Rob Sims

Seahawks wide receiver Nate Burleson signs with Detroit

Seahawks wide receiver Nate Burleson signs with Detroit

Seahawks wide receiver Nate Burleson signs with Detroit

The Seahawks suffered their first loss of the season just two hours into free agency.  Free-agent wide receiver Nate Burleson agreed to terms on a five-year contract with the Detroit Lions, a deal first reported by Scout.com and subsequently confirmed.  It was a five-year contract worth a total of $25 million with Burleson assured of receiving $11 million of that total, first reported by ESPN and subsequently confirmed. Burleson did not return a message immediately from The Seattle Times.   Burleson, 28, played the previous four seasons with Seattle after signing with the Seahawks in 2006. He returned from a torn knee ligament suffered in 2008 and caught 63 passes last season, on pace to finish with the most catches in his career until suffering an injury in Houston that kept him out the final three games.   Last week in Indianapolis, Seahawks GM John Schneider said that he had talked to Burleson and while the receiver was headed toward the free-agent market, the two sides would stay in contact. The hope was Burleson would return. “Love to have him back,” Seahawks coach Pete Carroll said.  Burleson said repeatedly his hope was to remain in Seattle, his hometown and where he attended O’Dea High School. He wasn’t offered a contract he found satisfactory. Free agency began at 9 p.m. Pacific on Thursday. By 11, he had a deal in Detroit.  Burleson averaged 12.9 yards per reception in 2009, highest in Seattle. He caught 15 touchdown passes in his four seasons as a Seahawk.  Seattle might be interested in Aaron Kampman, a 6-foot-4, 260-pound defensive end, but reports the Seahawks were in hot pursuit of Kampman were premature, according to a report from the Milwaukee Journal-Sentinel.  Burleson was one of the beneficiaries of the new economic realities of the NFL, which not only shed its salary cap but had about 200 fewer unrestricted free agents.  Those two facts were the result of a process that began two years ago when owners voted to opt out of the current collective-bargaining agreement. If a new CBA wasn’t in place by March 5, 2010, there were a number of ramifications. Two of those were that the salary cap would vanish and players would need six accrued seasons to qualify for free agency.   That meant Seattle players like center Chris Spencer, defensive end Darryl Tapp and guard Rob Sims — who would have been unrestricted free agents under the old rules — were now restricted.  Seattle made what are referred to as “original-round tender offers” to those three players and wide receiver Ben Obomanu, giving Seattle the right to match any offer sheet those players sign with another team or receive a draft pick in the round that player was picked as compensation.  Spencer was a first-round pick, Tapp a second-rounder, Sims a fourth and Obomanu a seventh. The size of the one-year offers to those players was dictated by the number of accrued seasons in the NFL and ranged from $1.226 million for Spencer, who has five seasons, to $1.1 million for Obomanu, who has three.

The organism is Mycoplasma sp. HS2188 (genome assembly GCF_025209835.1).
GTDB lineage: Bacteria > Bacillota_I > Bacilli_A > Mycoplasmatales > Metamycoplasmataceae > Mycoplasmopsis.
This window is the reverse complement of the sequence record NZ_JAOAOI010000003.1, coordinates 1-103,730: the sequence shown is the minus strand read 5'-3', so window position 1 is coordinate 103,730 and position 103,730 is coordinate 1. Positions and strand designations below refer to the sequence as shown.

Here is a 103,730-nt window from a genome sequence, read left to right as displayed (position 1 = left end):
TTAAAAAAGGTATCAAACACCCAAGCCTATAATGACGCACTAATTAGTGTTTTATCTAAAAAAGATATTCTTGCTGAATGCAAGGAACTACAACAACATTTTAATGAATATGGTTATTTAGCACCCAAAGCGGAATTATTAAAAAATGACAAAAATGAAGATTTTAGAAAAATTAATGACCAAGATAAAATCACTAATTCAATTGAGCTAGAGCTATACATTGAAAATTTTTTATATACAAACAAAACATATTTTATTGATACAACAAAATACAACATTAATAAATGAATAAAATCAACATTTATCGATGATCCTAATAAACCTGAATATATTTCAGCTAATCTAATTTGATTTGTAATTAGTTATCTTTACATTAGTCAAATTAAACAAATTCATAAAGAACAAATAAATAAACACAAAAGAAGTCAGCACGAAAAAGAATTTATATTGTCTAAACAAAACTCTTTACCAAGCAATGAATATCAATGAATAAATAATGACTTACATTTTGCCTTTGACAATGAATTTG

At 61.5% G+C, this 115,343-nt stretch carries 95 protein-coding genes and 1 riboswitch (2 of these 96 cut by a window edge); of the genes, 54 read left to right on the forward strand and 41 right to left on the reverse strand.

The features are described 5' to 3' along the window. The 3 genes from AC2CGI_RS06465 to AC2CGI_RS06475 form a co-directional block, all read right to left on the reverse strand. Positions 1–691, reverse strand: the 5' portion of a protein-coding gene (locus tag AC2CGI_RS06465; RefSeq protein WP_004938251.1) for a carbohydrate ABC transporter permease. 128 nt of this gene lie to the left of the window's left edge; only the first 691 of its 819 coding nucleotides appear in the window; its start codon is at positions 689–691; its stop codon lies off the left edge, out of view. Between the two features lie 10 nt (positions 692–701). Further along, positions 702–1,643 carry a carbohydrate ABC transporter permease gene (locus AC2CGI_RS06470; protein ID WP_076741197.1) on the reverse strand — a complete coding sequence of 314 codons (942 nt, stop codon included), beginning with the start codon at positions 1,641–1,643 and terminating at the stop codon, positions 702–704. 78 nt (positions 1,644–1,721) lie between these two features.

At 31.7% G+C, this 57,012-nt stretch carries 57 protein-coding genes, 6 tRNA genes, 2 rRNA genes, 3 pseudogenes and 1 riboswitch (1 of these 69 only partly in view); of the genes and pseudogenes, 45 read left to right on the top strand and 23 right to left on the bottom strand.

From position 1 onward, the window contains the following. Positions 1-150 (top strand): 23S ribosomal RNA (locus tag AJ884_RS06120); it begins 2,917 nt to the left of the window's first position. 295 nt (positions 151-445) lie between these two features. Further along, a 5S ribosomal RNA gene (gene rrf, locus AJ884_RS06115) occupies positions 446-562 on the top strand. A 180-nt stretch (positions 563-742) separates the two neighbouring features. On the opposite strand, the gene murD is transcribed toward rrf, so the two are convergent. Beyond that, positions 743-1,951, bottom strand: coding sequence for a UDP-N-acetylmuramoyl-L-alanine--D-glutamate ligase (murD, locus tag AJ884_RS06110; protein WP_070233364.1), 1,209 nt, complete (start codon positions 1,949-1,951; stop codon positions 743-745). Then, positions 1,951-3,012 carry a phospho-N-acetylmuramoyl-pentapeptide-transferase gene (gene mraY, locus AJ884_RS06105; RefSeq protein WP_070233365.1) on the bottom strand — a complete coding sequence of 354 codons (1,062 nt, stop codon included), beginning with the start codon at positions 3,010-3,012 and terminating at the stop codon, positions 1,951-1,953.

Note

• Seattle elected not to tender qualifying offers to linebacker Lance Laury and tackle Brandon Frye, making those players unrestricted free agents. Laury was not tendered an offer last year, but still re-signed with Seattle later.

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